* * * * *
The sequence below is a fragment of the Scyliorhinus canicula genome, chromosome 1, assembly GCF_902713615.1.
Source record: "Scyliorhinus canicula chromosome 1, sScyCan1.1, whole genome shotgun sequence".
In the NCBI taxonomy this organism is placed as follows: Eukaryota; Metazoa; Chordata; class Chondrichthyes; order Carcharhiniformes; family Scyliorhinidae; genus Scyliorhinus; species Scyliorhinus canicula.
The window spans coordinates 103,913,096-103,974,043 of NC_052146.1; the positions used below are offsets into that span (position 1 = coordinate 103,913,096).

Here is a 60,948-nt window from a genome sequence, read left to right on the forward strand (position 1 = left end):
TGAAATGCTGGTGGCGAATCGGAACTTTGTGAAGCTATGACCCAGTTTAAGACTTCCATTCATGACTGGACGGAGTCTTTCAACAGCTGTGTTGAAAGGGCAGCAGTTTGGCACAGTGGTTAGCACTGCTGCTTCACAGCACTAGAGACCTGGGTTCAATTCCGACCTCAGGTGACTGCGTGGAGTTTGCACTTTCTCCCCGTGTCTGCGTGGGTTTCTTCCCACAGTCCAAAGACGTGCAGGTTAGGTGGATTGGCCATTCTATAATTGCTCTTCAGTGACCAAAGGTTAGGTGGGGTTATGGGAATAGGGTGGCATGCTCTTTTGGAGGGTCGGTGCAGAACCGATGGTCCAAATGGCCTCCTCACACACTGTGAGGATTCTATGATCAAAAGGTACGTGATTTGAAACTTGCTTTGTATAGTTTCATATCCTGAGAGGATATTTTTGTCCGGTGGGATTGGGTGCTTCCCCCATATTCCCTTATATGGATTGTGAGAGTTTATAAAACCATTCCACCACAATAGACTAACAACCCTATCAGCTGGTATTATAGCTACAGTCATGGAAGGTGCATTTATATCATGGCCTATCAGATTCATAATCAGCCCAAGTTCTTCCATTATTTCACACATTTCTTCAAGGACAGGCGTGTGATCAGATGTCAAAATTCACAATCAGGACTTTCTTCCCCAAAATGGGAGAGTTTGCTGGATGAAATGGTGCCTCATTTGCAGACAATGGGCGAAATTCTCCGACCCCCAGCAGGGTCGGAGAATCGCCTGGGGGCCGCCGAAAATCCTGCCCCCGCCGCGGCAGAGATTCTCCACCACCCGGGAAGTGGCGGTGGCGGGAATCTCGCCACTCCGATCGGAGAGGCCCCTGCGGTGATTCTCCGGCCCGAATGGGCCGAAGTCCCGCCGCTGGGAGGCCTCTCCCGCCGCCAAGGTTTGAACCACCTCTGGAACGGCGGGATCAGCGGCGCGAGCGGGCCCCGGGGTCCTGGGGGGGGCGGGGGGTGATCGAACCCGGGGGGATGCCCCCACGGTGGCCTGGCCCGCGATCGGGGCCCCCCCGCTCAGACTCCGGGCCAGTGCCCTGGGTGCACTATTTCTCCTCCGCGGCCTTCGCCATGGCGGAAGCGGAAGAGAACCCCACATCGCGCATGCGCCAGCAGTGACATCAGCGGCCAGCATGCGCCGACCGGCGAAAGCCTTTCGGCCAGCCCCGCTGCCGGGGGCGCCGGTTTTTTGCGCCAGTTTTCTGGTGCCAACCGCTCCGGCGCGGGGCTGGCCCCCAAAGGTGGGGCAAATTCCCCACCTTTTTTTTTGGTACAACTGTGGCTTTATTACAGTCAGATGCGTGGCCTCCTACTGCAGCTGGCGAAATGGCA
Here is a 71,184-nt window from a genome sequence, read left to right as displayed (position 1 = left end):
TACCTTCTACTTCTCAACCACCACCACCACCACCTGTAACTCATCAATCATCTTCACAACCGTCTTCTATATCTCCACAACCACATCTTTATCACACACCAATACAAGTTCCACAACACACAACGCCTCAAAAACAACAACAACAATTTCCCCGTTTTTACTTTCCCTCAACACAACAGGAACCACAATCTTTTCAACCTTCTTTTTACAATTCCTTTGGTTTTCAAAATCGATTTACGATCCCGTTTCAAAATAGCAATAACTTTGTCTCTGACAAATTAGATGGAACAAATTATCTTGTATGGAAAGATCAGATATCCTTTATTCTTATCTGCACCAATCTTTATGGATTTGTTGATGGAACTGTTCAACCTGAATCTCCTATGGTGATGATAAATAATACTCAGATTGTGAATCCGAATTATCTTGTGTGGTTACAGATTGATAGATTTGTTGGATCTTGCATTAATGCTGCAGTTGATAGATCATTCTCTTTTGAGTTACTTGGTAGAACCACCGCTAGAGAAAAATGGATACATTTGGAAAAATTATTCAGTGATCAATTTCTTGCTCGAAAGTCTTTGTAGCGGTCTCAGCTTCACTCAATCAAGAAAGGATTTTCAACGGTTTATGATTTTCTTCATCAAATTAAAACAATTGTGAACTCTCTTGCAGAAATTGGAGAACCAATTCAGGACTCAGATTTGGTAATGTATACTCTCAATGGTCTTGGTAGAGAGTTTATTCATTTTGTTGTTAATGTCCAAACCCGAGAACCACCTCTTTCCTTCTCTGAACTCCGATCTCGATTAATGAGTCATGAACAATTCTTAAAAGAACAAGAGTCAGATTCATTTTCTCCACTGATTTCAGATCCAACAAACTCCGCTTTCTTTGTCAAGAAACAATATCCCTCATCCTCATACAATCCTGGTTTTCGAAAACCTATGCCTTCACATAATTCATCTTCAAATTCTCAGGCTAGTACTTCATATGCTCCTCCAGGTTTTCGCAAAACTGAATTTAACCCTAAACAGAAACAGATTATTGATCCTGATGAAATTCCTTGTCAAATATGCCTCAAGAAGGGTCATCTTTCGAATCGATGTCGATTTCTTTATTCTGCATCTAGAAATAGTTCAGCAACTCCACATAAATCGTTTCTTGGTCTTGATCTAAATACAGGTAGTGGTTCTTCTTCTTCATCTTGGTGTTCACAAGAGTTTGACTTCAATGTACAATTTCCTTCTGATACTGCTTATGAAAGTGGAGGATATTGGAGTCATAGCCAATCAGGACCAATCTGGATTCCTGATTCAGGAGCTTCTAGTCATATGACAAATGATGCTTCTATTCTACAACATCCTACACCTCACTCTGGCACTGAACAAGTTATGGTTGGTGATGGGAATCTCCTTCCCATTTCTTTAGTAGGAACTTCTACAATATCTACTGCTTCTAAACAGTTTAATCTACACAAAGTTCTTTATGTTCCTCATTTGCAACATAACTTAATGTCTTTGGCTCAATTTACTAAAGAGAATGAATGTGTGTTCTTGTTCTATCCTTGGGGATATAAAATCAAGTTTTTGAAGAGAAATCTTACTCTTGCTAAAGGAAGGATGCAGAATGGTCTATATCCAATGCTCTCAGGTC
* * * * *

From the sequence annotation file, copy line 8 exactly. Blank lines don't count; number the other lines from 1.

TACCTTCTACTTCTCAACCACCACCACCACCACCTGTAACTCATCAATCATCTTCACAACCGTCTTCTATATCTCCACAACCACATCTTTATCACACACCAATACAAGTTCCACAACACACAACGCCTCAAAAACAACAACAACAATTTCCCCGTTTTTACTTTCCCTCAACACAACAGGAACCACAATCTTTTCAACCTTCTTTTTACAATTCCTTTGGTTTTCAAAATCGATTTACGATCCCGTTTCAAAATAGCAATAACTTTGTCTCTGACAAATTAGATGGAACAAATTATCTTGTATGGAAAGATCAGATATCCTTTATTCTTATCTGCACCAATCTTTATGGATTTGTTGATGGAACTGTTCAACCTGAATCTCCTATGGTGATGATAAATAATACTCAGATTGTGAATCCGAATTATCTTGTGTGGTTACAGATTGATAGATTTGTTGGATCTTGCATTAATGCTGCAGTTGATAGATCATTCTCTTTTGAGTTACTTGGTAGAACCACCGCTAGAGAAAAATGGATACATTTGGAAAAATTATTCAGTGATCAATTTCTTGCTCGAAAGTCTTTGTAGCGGTCTCAGCTTCACTCAATCAAGAAAGGATTTTCAACGGTTTATGATTTTCTTCATCAAATTAAAACAATTGTGAACTCTCTTGCAGAAATTGGAGAACCAATTCAGGACTCAGATTTGGTAATGTATACTCTCAATGGTCTTGGTAGAGAGTTTATTCATTTTGTTGTTAATGTCCAAACCCGAGAACCACCTCTTTCCTTCTCTGAACTCCGATCTCGATTAATGAGTCATGAACAATTCTTAAAAGAACAAGAGTCAGATTCATTTTCTCCACTGATTTCAGATCCAACAAACTCCGCTTTCTTTGTCAAGAAACAATATCCCTCATCCTCATACAATCCTGGTTTTCGAAAACCTATGCCTTCACATAATTCATCTTCAAATTCTCAGGCTAGTACTTCATATGCTCCTCCAGGTTTTCGCAAAACTGAATTTAACCCTAAACAGAAACAGATTATTGATCCTGATGAAATTCCTTGTCAAATATGCCTCAAGAAGGGTCATCTTTCGAATCGATGTCGATTTCTTTATTCTGCATCTAGAAATAGTTCAGCAACTCCACATAAATCGTTTCTTGGTCTTGATCTAAATACAGGTAGTGGTTCTTCTTCTTCATCTTGGTGTTCACAAGAGTTTGACTTCAATGTACAATTTCCTTCTGATACTGCTTATGAAAGTGGAGGATATTGGAGTCATAGCCAATCAGGACCAATCTGGATTCCTGATTCAGGAGCTTCTAGTCATATGACAAATGATGCTTCTATTCTACAACATCCTACACCTCACTCTGGCACTGAACAAGTTATGGTTGGTGATGGGAATCTCCTTCCCATTTCTTTAGTAGGAACTTCTACAATATCTACTGCTTCTAAACAGTTTAATCTACACAAAGTTCTTTATGTTCCTCATTTGCAACATAACTTAATGTCTTTGGCTCAATTTACTAAAGAGAATGAATGTGTGTTCTTGTTCTATCCTTGGGGATATAAAATCAAGTTTTTGAAGAGAAATCTTACTCTTGCTAAAGGAAGGATGCAGAATGGTCTATATCCAATGCTCTCAGGTC